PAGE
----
Threat Modeling

Threat modeling is a structured approach of identifying and prioritizing potential threats to a system, and determining the value that potential mitigations would have in reducing or neutralizing those threats. This cheat sheet aims to provide guidance on how to create threat models for both existing systems or applications as well as new systems.

You do not need to be a security expert in order to implement the techniques covered in this cheat sheet. All developers, software and system designers, and architects should strive to include threat modeling in their software development life cycle. Optimally, you will create your threat models and determine which mitigations are needed during an early stage of the development of a new system, application, or feature. Assessing potential threats during the design phase of your project can save significant resources that might be needed to refactor the project to include risk mitigations during a later phase of the project.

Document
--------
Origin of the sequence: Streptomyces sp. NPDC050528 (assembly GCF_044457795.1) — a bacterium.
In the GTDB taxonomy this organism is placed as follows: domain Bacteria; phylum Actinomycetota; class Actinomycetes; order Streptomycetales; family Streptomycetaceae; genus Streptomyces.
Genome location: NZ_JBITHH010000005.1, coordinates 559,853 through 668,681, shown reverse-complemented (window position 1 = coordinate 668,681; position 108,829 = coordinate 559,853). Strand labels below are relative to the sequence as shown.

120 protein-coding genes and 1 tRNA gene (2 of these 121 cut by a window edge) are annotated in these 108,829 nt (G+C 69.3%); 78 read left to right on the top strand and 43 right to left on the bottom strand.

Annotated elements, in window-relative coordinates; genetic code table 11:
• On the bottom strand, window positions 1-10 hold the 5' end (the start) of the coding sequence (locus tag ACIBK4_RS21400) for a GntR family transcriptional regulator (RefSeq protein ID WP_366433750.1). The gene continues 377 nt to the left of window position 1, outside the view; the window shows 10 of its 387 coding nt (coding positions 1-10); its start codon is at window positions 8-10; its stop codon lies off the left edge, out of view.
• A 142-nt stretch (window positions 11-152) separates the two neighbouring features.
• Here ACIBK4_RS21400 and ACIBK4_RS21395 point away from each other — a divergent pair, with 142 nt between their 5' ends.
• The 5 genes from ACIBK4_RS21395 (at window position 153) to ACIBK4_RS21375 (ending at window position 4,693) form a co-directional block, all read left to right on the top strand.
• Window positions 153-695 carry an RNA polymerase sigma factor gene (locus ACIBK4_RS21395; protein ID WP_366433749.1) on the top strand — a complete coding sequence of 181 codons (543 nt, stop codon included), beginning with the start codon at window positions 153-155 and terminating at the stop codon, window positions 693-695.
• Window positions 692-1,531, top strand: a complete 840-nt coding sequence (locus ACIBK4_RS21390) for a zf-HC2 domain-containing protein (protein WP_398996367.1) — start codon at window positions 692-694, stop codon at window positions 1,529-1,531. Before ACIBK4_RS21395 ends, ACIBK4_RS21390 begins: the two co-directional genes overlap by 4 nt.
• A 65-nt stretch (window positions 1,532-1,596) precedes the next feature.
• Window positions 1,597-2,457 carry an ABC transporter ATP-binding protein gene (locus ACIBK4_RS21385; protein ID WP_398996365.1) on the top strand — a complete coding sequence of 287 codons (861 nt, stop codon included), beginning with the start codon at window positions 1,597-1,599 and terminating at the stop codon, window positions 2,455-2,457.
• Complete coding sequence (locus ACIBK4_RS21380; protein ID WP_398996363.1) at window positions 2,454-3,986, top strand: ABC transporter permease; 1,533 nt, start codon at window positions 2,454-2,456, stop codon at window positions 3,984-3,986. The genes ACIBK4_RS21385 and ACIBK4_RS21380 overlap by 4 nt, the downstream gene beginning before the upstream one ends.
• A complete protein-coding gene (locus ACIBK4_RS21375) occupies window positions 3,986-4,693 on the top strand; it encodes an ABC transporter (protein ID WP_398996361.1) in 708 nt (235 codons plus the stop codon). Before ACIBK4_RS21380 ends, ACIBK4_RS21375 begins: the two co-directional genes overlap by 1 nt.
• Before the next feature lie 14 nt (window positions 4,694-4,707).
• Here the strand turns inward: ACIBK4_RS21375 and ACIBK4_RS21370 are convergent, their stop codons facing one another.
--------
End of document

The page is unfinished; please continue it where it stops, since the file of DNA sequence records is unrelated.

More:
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When you produce a threat model, you will:

· Document how data flows through a system to identify where the system might be attacked.

· Document as many potential threats to the system as possible.

· Document security controls that may be put in place to reduce the likelihood or impact of a potential threat.

Note that throughout the document, the terms “systems” and “applications” are used interchangeably. The principles in the document apply equally to designing and building systems such as network infrastructures or server clusters as they do to designing or developing desktop, mobile, or web applications.